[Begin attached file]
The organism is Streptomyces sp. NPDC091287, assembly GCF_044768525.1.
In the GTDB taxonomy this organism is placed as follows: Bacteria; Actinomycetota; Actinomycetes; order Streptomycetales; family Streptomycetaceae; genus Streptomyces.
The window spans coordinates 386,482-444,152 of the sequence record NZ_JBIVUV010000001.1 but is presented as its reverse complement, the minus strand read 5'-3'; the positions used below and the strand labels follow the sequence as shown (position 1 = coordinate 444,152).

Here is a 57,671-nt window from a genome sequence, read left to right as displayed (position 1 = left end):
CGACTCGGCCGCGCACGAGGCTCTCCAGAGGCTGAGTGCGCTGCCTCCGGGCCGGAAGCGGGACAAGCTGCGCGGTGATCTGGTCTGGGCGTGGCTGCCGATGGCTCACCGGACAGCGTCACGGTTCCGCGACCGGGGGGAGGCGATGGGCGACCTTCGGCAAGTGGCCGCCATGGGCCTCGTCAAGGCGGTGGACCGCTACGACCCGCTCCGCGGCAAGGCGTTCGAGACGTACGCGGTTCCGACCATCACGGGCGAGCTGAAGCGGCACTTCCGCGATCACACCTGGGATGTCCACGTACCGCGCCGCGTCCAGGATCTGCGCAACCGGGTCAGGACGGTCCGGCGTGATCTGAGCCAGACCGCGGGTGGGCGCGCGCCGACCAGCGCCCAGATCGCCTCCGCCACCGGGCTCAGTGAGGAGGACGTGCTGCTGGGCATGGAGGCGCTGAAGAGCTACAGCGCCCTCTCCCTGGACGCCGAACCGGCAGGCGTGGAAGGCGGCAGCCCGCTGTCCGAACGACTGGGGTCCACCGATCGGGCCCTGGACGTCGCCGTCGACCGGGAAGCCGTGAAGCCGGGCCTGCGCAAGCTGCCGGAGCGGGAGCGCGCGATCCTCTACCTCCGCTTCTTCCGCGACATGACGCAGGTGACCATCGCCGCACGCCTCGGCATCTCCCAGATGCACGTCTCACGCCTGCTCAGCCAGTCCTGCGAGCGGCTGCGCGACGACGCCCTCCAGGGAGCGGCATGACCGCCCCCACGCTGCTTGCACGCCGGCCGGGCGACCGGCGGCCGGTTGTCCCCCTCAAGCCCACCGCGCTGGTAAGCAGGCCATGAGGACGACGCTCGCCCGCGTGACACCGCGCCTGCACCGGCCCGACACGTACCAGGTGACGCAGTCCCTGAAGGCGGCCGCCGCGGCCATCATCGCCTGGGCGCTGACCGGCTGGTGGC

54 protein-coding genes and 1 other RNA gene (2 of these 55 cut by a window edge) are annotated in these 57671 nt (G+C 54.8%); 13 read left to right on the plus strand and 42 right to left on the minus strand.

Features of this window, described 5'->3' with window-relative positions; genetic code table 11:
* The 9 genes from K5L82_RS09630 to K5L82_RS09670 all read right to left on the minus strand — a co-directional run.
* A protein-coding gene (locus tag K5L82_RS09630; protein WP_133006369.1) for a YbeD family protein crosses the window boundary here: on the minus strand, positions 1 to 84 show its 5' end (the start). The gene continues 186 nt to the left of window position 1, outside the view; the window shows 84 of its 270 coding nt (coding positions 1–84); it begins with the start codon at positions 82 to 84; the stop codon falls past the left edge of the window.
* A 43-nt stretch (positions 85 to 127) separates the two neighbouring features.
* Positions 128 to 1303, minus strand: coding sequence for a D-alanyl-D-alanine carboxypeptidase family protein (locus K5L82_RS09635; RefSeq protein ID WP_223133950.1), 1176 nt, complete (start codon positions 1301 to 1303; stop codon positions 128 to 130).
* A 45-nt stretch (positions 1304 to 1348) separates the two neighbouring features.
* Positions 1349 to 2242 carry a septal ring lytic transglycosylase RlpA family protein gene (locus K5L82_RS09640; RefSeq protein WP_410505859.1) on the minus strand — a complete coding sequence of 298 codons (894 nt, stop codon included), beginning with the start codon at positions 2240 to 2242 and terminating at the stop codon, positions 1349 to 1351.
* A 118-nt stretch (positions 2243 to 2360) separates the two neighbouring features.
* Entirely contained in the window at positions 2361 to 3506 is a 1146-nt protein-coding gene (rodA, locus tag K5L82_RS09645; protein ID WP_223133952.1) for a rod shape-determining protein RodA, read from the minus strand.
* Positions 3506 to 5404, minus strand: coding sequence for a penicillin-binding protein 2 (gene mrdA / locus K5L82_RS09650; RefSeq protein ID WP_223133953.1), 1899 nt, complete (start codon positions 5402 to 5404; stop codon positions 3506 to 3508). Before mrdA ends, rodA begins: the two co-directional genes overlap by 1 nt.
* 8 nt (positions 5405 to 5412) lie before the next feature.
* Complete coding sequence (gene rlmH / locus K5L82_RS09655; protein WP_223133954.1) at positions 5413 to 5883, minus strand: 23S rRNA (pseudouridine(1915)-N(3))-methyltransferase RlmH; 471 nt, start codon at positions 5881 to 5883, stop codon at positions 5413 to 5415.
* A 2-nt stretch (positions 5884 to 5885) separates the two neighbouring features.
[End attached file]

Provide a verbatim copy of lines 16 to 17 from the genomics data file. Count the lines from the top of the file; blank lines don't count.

* Positions 3506 to 5404, minus strand: coding sequence for a penicillin-binding protein 2 (gene mrdA / locus K5L82_RS09650; RefSeq protein ID WP_223133953.1), 1899 nt, complete (start codon positions 5402 to 5404; stop codon positions 3506 to 3508). Before mrdA ends, rodA begins: the two co-directional genes overlap by 1 nt.
* 8 nt (positions 5405 to 5412) lie before the next feature.